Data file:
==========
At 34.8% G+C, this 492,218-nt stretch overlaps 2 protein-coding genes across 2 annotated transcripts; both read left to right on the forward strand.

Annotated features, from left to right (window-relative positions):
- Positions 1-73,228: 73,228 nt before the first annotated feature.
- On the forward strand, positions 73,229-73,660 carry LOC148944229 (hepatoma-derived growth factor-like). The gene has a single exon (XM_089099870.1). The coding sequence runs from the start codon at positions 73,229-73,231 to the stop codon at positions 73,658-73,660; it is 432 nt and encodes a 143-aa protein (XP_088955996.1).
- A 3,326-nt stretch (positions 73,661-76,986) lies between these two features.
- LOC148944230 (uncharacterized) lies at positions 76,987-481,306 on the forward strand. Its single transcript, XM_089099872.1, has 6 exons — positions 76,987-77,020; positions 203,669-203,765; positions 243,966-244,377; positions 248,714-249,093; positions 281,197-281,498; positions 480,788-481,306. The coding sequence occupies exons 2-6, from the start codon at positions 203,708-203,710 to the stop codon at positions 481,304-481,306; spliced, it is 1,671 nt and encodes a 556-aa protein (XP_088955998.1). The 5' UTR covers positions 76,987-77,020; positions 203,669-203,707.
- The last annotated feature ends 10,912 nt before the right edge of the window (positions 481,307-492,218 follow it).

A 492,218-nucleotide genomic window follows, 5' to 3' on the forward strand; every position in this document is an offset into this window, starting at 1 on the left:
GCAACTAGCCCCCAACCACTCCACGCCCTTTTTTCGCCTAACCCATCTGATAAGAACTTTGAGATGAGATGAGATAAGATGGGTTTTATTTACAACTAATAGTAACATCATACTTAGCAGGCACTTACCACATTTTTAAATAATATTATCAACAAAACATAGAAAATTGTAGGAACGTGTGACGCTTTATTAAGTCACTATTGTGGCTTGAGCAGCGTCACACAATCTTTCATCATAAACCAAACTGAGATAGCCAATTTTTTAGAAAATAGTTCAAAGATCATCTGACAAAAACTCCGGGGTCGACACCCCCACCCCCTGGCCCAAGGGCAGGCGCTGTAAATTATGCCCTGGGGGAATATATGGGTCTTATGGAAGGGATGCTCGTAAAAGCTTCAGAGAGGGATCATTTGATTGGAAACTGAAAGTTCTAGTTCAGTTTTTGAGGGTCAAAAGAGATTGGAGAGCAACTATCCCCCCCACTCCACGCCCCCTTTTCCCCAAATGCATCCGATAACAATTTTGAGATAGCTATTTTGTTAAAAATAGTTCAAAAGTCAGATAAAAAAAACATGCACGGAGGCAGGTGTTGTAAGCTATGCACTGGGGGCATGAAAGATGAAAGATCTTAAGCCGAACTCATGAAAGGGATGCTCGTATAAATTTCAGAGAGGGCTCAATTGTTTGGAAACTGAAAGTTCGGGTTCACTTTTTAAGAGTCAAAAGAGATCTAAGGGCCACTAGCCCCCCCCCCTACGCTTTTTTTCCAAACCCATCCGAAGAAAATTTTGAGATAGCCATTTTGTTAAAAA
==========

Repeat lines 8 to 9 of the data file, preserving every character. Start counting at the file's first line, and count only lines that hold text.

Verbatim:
A 492,218-nucleotide genomic window follows, 5' to 3' on the forward strand; every position in this document is an offset into this window, starting at 1 on the left:
GCAACTAGCCCCCAACCACTCCACGCCCTTTTTTCGCCTAACCCATCTGATAAGAACTTTGAGATGAGATGAGATAAGATGGGTTTTATTTACAACTAATAGTAACATCATACTTAGCAGGCACTTACCACATTTTTAAATAATATTATCAACAAAACATAGAAAATTGTAGGAACGTGTGACGCTTTATTAAGTCACTATTGTGGCTTGAGCAGCGTCACACAATCTTTCATCATAAACCAAACTGAGATAGCCAATTTTTTAGAAAATAGTTCAAAGATCATCTGACAAAAACTCCGGGGTCGACACCCCCACCCCCTGGCCCAAGGGCAGGCGCTGTAAATTATGCCCTGGGGGAATATATGGGTCTTATGGAAGGGATGCTCGTAAAAGCTTCAGAGAGGGATCATTTGATTGGAAACTGAAAGTTCTAGTTCAGTTTTTGAGGGTCAAAAGAGATTGGAGAGCAACTATCCCCCCCACTCCACGCCCCCTTTTCCCCAAATGCATCCGATAACAATTTTGAGATAGCTATTTTGTTAAAAATAGTTCAAAAGTCAGATAAAAAAAACATGCACGGAGGCAGGTGTTGTAAGCTATGCACTGGGGGCATGAAAGATGAAAGATCTTAAGCCGAACTCATGAAAGGGATGCTCGTATAAATTTCAGAGAGGGCTCAATTGTTTGGAAACTGAAAGTTCGGGTTCACTTTTTAAGAGTCAAAAGAGATCTAAGGGCCACTAGCCCCCCCCCCTACGCTTTTTTTCCAAACCCATCCGAAGAAAATTTTGAGATAGCCATTTTGTTAAAAA